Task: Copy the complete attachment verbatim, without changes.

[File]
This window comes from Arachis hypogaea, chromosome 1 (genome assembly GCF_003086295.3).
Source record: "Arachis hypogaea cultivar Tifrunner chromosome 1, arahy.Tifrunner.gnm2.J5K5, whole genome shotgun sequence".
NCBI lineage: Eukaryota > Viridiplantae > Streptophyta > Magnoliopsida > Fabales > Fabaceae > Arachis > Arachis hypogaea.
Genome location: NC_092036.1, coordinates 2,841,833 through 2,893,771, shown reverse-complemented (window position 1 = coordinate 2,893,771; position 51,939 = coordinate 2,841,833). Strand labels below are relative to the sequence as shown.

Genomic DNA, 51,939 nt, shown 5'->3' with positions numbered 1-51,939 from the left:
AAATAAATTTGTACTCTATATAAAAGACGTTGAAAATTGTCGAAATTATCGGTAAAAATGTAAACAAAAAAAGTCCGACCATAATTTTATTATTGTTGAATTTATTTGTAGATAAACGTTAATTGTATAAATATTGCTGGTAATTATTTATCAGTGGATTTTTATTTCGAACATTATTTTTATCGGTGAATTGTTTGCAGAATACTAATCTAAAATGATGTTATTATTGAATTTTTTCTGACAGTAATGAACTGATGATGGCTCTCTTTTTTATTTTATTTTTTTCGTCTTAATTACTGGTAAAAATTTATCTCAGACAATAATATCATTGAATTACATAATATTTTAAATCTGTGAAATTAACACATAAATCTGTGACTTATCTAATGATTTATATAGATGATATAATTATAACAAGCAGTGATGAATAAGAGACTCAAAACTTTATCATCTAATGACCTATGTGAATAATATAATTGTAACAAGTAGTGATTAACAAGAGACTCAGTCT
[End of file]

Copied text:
This window comes from Arachis hypogaea, chromosome 1 (genome assembly GCF_003086295.3).
Source record: "Arachis hypogaea cultivar Tifrunner chromosome 1, arahy.Tifrunner.gnm2.J5K5, whole genome shotgun sequence".
NCBI lineage: Eukaryota > Viridiplantae > Streptophyta > Magnoliopsida > Fabales > Fabaceae > Arachis > Arachis hypogaea.
Genome location: NC_092036.1, coordinates 2,841,833 through 2,893,771, shown reverse-complemented (window position 1 = coordinate 2,893,771; position 51,939 = coordinate 2,841,833). Strand labels below are relative to the sequence as shown.

Genomic DNA, 51,939 nt, shown 5'->3' with positions numbered 1-51,939 from the left:
AAATAAATTTGTACTCTATATAAAAGACGTTGAAAATTGTCGAAATTATCGGTAAAAATGTAAACAAAAAAAGTCCGACCATAATTTTATTATTGTTGAATTTATTTGTAGATAAACGTTAATTGTATAAATATTGCTGGTAATTATTTATCAGTGGATTTTTATTTCGAACATTATTTTTATCGGTGAATTGTTTGCAGAATACTAATCTAAAATGATGTTATTATTGAATTTTTTCTGACAGTAATGAACTGATGATGGCTCTCTTTTTTATTTTATTTTTTTCGTCTTAATTACTGGTAAAAATTTATCTCAGACAATAATATCATTGAATTACATAATATTTTAAATCTGTGAAATTAACACATAAATCTGTGACTTATCTAATGATTTATATAGATGATATAATTATAACAAGCAGTGATGAATAAGAGACTCAAAACTTTATCATCTAATGACCTATGTGAATAATATAATTGTAACAAGTAGTGATTAACAAGAGACTCAGTCT